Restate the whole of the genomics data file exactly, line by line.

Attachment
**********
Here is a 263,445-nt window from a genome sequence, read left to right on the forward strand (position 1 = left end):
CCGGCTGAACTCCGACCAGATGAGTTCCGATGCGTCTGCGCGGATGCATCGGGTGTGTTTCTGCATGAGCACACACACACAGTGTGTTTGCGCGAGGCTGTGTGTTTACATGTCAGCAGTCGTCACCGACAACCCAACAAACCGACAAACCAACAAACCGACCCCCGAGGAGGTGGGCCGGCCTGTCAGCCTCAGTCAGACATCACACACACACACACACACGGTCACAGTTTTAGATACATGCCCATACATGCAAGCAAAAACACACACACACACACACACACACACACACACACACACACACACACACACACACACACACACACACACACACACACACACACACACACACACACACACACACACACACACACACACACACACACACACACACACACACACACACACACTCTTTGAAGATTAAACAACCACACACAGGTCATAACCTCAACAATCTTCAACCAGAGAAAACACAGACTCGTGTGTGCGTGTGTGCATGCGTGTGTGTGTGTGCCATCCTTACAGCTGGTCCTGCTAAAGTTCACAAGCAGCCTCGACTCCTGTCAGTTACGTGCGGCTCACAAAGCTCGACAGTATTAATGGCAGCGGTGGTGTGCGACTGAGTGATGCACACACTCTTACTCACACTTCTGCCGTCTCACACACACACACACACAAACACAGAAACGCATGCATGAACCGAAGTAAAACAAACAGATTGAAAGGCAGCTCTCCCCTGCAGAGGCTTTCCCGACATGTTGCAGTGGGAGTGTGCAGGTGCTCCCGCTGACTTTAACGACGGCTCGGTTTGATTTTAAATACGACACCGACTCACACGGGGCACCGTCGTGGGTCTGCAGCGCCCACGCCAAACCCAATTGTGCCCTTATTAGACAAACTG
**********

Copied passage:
Here is a 263,445-nt window from a genome sequence, read left to right on the forward strand (position 1 = left end):
CCGGCTGAACTCCGACCAGATGAGTTCCGATGCGTCTGCGCGGATGCATCGGGTGTGTTTCTGCATGAGCACACACACACAGTGTGTTTGCGCGAGGCTGTGTGTTTACATGTCAGCAGTCGTCACCGACAACCCAACAAACCGACAAACCAACAAACCGACCCCCGAGGAGGTGGGCCGGCCTGTCAGCCTCAGTCAGACATCACACACACACACACACACGGTCACAGTTTTAGATACATGCCCATACATGCAAGCAAAAACACACACACACACACACACACACACACACACACACACACACACACACACACACACACACACACACACACACACACACACACACACACACACACACACACACACACACACACACACACACACACACACACACACACACACACACACACTCTTTGAAGATTAAACAACCACACACAGGTCATAACCTCAACAATCTTCAACCAGAGAAAACACAGACTCGTGTGTGCGTGTGTGCATGCGTGTGTGTGTGTGCCATCCTTACAGCTGGTCCTGCTAAAGTTCACAAGCAGCCTCGACTCCTGTCAGTTACGTGCGGCTCACAAAGCTCGACAGTATTAATGGCAGCGGTGGTGTGCGACTGAGTGATGCACACACTCTTACTCACACTTCTGCCGTCTCACACACACACACACACAAACACAGAAACGCATGCATGAACCGAAGTAAAACAAACAGATTGAAAGGCAGCTCTCCCCTGCAGAGGCTTTCCCGACATGTTGCAGTGGGAGTGTGCAGGTGCTCCCGCTGACTTTAACGACGGCTCGGTTTGATTTTAAATACGACACCGACTCACACGGGGCACCGTCGTGGGTCTGCAGCGCCCACGCCAAACCCAATTGTGCCCTTATTAGACAAACTG